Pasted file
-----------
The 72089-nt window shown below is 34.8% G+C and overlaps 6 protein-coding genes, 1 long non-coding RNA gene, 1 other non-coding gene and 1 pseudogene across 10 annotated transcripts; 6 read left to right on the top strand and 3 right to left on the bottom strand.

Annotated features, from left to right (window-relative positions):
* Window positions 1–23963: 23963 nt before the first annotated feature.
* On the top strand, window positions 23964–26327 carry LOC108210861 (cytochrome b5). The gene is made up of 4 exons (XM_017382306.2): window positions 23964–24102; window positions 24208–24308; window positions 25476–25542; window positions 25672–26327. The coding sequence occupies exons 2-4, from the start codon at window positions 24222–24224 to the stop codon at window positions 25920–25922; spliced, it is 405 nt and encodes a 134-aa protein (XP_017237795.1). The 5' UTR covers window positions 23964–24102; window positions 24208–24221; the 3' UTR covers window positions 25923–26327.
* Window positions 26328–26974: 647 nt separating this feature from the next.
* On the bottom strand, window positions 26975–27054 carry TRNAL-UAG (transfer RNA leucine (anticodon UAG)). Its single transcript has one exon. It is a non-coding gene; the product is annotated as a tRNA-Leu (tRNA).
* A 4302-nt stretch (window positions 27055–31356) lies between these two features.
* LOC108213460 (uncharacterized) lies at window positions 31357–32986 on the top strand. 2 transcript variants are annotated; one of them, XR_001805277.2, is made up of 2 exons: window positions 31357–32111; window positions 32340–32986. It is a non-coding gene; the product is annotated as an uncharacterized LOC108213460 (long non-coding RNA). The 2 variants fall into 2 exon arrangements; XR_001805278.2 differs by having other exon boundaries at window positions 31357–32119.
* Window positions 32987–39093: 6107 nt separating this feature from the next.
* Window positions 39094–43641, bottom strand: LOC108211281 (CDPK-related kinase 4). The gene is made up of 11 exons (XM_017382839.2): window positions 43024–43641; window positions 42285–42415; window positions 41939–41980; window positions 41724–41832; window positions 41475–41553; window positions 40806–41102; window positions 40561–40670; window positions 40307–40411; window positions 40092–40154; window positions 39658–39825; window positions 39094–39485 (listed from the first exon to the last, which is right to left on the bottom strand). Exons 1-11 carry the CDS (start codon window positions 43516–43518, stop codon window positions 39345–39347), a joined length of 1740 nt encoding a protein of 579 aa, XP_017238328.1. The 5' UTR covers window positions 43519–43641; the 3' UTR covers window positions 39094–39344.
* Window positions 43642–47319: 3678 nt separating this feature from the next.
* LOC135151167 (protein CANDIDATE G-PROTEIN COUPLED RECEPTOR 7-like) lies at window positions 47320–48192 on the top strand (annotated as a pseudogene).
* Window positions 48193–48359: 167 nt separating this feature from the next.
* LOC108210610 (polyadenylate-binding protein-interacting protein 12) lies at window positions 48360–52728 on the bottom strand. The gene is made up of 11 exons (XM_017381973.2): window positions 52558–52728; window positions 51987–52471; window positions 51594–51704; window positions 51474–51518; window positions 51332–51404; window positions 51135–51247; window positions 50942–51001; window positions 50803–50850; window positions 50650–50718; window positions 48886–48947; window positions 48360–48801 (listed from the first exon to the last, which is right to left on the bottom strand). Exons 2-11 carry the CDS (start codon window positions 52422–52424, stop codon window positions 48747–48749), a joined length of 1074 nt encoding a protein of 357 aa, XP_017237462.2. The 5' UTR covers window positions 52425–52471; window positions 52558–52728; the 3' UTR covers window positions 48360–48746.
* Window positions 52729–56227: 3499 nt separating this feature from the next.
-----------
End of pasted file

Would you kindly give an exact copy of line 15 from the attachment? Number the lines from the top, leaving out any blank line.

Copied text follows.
* Window positions 52729–56227: 3499 nt separating this feature from the next.